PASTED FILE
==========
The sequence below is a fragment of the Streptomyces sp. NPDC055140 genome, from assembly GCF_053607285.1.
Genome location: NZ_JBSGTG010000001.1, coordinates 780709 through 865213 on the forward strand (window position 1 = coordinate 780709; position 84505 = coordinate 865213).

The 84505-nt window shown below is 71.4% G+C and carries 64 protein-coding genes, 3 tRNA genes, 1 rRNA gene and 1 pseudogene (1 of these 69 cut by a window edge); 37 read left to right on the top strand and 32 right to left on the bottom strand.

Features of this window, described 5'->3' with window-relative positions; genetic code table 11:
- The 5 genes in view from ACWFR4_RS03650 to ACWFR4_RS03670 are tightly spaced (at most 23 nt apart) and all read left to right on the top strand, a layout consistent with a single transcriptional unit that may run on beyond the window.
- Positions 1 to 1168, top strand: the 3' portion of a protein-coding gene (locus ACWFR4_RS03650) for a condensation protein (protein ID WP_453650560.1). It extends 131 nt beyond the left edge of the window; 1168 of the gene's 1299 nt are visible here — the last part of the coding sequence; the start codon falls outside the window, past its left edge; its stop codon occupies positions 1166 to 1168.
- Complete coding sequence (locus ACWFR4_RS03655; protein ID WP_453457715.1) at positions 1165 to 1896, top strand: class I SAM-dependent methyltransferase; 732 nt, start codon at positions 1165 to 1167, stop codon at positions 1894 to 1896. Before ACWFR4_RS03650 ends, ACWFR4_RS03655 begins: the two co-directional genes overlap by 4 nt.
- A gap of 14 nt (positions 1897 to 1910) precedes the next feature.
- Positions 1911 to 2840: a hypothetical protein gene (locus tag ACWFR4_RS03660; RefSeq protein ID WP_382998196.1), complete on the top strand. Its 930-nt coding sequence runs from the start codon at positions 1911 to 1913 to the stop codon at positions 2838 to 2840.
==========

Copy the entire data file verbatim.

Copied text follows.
The sequence below is a fragment of the Streptomyces sp. NPDC055140 genome, from assembly GCF_053607285.1.
Genome location: NZ_JBSGTG010000001.1, coordinates 780709 through 865213 on the forward strand (window position 1 = coordinate 780709; position 84505 = coordinate 865213).

The 84505-nt window shown below is 71.4% G+C and carries 64 protein-coding genes, 3 tRNA genes, 1 rRNA gene and 1 pseudogene (1 of these 69 cut by a window edge); 37 read left to right on the top strand and 32 right to left on the bottom strand.

Features of this window, described 5'->3' with window-relative positions; genetic code table 11:
- The 5 genes in view from ACWFR4_RS03650 to ACWFR4_RS03670 are tightly spaced (at most 23 nt apart) and all read left to right on the top strand, a layout consistent with a single transcriptional unit that may run on beyond the window.
- Positions 1 to 1168, top strand: the 3' portion of a protein-coding gene (locus ACWFR4_RS03650) for a condensation protein (protein ID WP_453650560.1). It extends 131 nt beyond the left edge of the window; 1168 of the gene's 1299 nt are visible here — the last part of the coding sequence; the start codon falls outside the window, past its left edge; its stop codon occupies positions 1166 to 1168.
- Complete coding sequence (locus ACWFR4_RS03655; protein ID WP_453457715.1) at positions 1165 to 1896, top strand: class I SAM-dependent methyltransferase; 732 nt, start codon at positions 1165 to 1167, stop codon at positions 1894 to 1896. Before ACWFR4_RS03650 ends, ACWFR4_RS03655 begins: the two co-directional genes overlap by 4 nt.
- A gap of 14 nt (positions 1897 to 1910) precedes the next feature.
- Positions 1911 to 2840: a hypothetical protein gene (locus tag ACWFR4_RS03660; RefSeq protein ID WP_382998196.1), complete on the top strand. Its 930-nt coding sequence runs from the start codon at positions 1911 to 1913 to the stop codon at positions 2838 to 2840.